University of California Davis Medical Center Sacramento, CA, United States
Shannon Schroeder, MD, Valentina Medici, MD University of California Davis Medical Center, Sacramento, CA
Introduction: Immune checkpoint inhibitors (ICPI) have become mainstays of therapy for advanced malignancies including melanoma, lung cancer, and renal cell carcinoma. Although they have shown promising mortality benefit, their risk of serious immune-related toxicities, including hepatitis, is increasingly documented in the literature.
Case Description/Methods: A 27-year-old man with stage IV renal cell carcinoma on nivolumab/ipilimumab was transferred from state prison for acute transaminitis and hyperbilirubinemia. Prison records showed AST 3267, ALT 2236, and total bilirubin 5.9, increased from AST 113 and ALT 156 two weeks prior. On presentation the patient endorsed generalized abdominal pain and fatigue. Sclera were icteric and the abdomen was diffusely tender to palpation without organomegaly. Abdominal ultrasound revealed mild hepatomegaly, elevated hepatic artery velocity, and numerous gallstones. Broad work up to exclude other etiologies of liver failure was negative. Treatment included high-dose solumedrol, mycophenolate mofetil, n-acetylcysteine, and ursodiol. Transaminases improved but bilirubin worsened to >34. Repeat abdominal ultrasounds showed no biliary obstruction. An MRCP was non-diagnostic due to procedural intolerance. Hospital course was complicated by encephalopathy, septic shock from bacteremia, renal failure and disseminated intravascular coagulation. The patient was not a transplant candidate due to metastatic malignancy. He transitioned to comfort-oriented measures and expired within 24 hours.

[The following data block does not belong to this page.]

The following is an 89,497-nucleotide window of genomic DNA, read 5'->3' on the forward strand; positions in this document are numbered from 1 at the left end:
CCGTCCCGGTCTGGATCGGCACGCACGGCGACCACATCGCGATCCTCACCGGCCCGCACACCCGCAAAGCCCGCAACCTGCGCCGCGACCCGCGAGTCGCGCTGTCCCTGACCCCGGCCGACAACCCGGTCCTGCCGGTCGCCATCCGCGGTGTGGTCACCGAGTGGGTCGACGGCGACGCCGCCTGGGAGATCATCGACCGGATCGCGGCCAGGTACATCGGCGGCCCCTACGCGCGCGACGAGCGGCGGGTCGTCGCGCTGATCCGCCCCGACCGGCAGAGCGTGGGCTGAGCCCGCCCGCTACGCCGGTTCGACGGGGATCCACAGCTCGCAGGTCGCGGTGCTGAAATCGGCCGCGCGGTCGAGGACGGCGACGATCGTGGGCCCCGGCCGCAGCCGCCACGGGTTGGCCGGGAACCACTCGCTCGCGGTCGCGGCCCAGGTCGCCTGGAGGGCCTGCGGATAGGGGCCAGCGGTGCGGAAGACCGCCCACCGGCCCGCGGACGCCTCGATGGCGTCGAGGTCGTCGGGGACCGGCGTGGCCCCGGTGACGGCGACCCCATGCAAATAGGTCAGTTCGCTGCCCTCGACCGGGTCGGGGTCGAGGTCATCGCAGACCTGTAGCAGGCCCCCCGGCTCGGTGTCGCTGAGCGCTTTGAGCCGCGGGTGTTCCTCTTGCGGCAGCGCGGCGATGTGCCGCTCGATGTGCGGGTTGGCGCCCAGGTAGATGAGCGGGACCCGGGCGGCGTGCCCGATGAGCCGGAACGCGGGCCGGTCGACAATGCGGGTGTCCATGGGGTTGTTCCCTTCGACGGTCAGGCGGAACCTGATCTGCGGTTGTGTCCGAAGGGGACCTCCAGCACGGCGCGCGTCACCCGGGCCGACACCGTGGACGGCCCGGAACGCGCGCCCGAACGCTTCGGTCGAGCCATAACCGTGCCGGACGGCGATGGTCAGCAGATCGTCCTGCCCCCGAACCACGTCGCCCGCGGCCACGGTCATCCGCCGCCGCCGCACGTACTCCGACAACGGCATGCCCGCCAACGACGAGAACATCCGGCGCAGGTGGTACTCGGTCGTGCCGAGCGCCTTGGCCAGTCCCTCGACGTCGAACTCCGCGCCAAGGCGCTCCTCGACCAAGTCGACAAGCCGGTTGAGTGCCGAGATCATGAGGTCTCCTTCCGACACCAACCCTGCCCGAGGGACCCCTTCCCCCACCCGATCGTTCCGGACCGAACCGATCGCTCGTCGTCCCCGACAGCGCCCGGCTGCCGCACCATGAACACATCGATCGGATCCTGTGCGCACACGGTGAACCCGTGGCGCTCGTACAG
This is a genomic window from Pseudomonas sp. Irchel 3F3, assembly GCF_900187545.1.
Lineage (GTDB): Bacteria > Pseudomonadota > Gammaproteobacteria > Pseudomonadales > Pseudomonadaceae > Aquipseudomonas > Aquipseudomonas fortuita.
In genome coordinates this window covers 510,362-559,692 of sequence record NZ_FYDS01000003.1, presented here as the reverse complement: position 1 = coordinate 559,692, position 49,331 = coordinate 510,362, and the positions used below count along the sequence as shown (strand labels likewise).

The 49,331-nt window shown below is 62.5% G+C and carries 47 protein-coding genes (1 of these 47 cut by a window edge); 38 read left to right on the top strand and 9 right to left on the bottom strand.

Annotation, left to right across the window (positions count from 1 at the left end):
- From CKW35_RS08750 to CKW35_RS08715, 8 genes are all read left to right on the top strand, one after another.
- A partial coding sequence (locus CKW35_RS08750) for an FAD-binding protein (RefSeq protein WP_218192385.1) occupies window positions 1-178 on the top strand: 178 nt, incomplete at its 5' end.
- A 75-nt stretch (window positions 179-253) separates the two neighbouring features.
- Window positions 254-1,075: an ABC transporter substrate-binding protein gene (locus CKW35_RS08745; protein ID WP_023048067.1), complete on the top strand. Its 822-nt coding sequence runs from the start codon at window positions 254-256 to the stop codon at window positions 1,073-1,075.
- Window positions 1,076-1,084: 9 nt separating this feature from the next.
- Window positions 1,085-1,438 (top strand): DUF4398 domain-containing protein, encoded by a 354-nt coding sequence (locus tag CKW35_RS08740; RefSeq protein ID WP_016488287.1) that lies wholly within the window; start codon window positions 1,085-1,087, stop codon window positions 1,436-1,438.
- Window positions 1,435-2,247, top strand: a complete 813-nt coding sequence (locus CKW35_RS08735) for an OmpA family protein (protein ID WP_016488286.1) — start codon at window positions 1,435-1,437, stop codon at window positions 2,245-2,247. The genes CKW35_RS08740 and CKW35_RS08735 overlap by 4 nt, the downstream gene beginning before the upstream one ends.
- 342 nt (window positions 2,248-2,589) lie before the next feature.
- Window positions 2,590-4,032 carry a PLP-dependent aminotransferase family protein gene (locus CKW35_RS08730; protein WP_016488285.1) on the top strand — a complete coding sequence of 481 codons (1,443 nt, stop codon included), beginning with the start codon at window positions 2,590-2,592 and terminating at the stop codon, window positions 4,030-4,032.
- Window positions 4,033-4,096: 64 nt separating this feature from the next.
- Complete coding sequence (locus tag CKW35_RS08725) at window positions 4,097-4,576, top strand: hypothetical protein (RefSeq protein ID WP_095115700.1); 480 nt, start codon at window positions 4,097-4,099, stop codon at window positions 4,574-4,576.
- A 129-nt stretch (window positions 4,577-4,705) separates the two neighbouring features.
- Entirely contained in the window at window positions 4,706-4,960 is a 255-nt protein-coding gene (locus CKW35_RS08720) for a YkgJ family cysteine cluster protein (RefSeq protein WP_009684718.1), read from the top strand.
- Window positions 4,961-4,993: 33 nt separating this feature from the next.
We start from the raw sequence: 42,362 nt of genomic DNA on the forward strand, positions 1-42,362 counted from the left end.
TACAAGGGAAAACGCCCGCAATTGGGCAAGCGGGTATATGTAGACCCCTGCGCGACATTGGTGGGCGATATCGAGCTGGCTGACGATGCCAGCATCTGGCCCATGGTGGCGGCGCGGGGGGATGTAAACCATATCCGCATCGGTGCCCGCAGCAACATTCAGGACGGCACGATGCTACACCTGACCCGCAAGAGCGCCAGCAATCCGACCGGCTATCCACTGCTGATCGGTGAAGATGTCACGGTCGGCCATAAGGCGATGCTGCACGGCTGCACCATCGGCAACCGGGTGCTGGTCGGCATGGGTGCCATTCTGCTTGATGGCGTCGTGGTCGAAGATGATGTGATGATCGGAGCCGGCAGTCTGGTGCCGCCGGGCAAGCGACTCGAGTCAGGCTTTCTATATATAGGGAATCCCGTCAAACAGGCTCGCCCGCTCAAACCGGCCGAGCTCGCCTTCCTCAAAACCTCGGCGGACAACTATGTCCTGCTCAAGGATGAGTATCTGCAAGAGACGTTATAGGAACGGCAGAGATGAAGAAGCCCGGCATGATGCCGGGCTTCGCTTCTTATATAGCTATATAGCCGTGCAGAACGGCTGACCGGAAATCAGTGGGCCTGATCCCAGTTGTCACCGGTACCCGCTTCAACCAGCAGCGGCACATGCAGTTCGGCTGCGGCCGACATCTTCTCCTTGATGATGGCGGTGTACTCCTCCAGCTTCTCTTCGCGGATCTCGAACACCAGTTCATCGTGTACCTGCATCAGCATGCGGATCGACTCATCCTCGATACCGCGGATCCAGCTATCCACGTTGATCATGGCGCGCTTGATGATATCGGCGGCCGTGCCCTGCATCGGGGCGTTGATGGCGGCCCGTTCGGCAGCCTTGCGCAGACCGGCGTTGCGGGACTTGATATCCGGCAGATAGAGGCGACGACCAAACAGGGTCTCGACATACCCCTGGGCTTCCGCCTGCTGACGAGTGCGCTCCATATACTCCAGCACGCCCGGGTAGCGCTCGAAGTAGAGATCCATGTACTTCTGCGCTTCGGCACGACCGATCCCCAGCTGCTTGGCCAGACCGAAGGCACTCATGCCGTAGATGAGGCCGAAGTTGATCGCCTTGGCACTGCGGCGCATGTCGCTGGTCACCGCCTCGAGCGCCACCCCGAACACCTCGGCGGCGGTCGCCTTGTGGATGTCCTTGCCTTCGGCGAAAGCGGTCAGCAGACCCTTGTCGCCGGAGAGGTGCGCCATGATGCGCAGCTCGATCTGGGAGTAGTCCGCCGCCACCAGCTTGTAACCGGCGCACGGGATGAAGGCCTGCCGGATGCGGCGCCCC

Discussion: ICPI mediated hepatitis is typically asymptomatic and occurs 6-14 weeks following treatment initiation, as was the case in our patient. Treatment is guided by the severity of hepatic injury as represented by transaminase and bilirubin levels (Grades 1-4) and typically involves medication discontinuation and steroid administration. Severe disease is also treated with mycophenolate mofetil. Acute hepatitis occurs in less than 5-10% of patients receiving a single ICPI, with 1-2% experiencing grade 3-4 hepatitis. However, grade 3-4 hepatitis has been observed in approximately 20% of patients receiving ipilimumab + nivolumab, consistent with previous findings that combination CTLA-4 and PD-1 blockade is associated with more frequent and more severe immune-related toxicities. This case illustrates a rare but important complication of dual ICPI therapy that, if not promptly diagnosed and treated, can be fatal.
Figure: Figure 1: Mechanisms of Action of Ipilimumab and Nivolumab
Disclosures: Shannon Schroeder indicated no relevant financial relationships. Valentina Medici indicated no relevant financial relationships.
Shannon Schroeder, MD, Valentina Medici, MD. P1852 - A Case of Fatal Immune Checkpoint Inhibitor Mediated Hepatitis, ACG 2021 Annual Scientific Meeting Abstracts. Las Vegas, Nevada: American College of Gastroenterology.